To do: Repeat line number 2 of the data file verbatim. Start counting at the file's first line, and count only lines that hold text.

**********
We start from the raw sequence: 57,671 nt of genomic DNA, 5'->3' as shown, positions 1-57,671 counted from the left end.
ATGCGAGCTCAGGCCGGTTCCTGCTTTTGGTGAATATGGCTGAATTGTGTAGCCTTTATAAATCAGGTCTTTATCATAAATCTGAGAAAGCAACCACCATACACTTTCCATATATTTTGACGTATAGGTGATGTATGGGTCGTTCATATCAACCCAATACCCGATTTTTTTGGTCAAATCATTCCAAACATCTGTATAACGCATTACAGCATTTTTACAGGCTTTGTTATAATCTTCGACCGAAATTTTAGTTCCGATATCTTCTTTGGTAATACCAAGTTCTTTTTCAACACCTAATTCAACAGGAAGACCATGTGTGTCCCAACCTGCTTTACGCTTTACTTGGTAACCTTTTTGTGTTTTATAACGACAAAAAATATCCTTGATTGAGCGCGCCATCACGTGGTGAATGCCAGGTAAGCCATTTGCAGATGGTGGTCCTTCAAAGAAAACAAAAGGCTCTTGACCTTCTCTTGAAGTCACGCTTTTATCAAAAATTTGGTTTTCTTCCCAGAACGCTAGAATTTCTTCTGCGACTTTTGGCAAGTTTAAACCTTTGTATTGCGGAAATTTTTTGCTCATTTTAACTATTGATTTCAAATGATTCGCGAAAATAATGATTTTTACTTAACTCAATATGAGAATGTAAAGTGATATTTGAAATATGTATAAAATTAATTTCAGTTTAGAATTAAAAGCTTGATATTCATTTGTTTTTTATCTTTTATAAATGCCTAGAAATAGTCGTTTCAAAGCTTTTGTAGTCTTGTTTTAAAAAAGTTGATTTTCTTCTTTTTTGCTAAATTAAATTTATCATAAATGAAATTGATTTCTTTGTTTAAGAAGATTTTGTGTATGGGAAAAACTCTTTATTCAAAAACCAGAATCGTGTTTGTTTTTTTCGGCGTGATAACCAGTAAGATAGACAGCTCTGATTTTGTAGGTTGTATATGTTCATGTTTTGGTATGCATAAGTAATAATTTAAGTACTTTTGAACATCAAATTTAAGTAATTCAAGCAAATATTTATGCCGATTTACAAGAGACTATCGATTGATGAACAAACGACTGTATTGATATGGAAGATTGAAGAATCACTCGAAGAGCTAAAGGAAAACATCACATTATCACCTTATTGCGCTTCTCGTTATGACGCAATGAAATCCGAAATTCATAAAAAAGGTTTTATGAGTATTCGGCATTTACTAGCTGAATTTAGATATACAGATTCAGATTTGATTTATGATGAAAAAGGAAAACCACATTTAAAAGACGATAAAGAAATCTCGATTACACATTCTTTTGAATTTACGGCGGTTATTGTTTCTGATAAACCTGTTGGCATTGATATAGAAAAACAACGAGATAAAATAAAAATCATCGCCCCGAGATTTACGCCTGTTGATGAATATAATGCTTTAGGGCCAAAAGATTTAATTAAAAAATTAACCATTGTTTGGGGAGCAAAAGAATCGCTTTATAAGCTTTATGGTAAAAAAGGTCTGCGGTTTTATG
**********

ATGCGAGCTCAGGCCGGTTCCTGCTTTTGGTGAATATGGCTGAATTGTGTAGCCTTTATAAATCAGGTCTTTATCATAAATCTGAGAAAGCAACCACCATACACTTTCCATATATTTTGACGTATAGGTGATGTATGGGTCGTTCATATCAACCCAATACCCGATTTTTTTGGTCAAATCATTCCAAACATCTGTATAACGCATTACAGCATTTTTACAGGCTTTGTTATAATCTTCGACCGAAATTTTAGTTCCGATATCTTCTTTGGTAATACCAAGTTCTTTTTCAACACCTAATTCAACAGGAAGACCATGTGTGTCCCAACCTGCTTTACGCTTTACTTGGTAACCTTTTTGTGTTTTATAACGACAAAAAATATCCTTGATTGAGCGCGCCATCACGTGGTGAATGCCAGGTAAGCCATTTGCAGATGGTGGTCCTTCAAAGAAAACAAAAGGCTCTTGACCTTCTCTTGAAGTCACGCTTTTATCAAAAATTTGGTTTTCTTCCCAGAACGCTAGAATTTCTTCTGCGACTTTTGGCAAGTTTAAACCTTTGTATTGCGGAAATTTTTTGCTCATTTTAACTATTGATTTCAAATGATTCGCGAAAATAATGATTTTTACTTAACTCAATATGAGAATGTAAAGTGATATTTGAAATATGTATAAAATTAATTTCAGTTTAGAATTAAAAGCTTGATATTCATTTGTTTTTTATCTTTTATAAATGCCTAGAAATAGTCGTTTCAAAGCTTTTGTAGTCTTGTTTTAAAAAAGTTGATTTTCTTCTTTTTTGCTAAATTAAATTTATCATAAATGAAATTGATTTCTTTGTTTAAGAAGATTTTGTGTATGGGAAAAACTCTTTATTCAAAAACCAGAATCGTGTTTGTTTTTTTCGGCGTGATAACCAGTAAGATAGACAGCTCTGATTTTGTAGGTTGTATATGTTCATGTTTTGGTATGCATAAGTAATAATTTAAGTACTTTTGAACATCAAATTTAAGTAATTCAAGCAAATATTTATGCCGATTTACAAGAGACTATCGATTGATGAACAAACGACTGTATTGATATGGAAGATTGAAGAATCACTCGAAGAGCTAAAGGAAAACATCACATTATCACCTTATTGCGCTTCTCGTTATGACGCAATGAAATCCGAAATTCATAAAAAAGGTTTTATGAGTATTCGGCATTTACTAGCTGAATTTAGATATACAGATTCAGATTTGATTTATGATGAAAAAGGAAAACCACATTTAAAAGACGATAAAGAAATCTCGATTACACATTCTTTTGAATTTACGGCGGTTATTGTTTCTGATAAACCTGTTGGCATTGATATAGAAAAACAACGAGATAAAATAAAAATCATCGCCCCGAGATTTACGCCTGTTGATGAATATAATGCTTTAGGGCCAAAAGATTTAATTAAAAAATTAACCATTGTTTGGGGAGCAAAAGAATCGCTTTATAAGCTTTATGGTAAAAAAGGTCTGCGGTTTTATG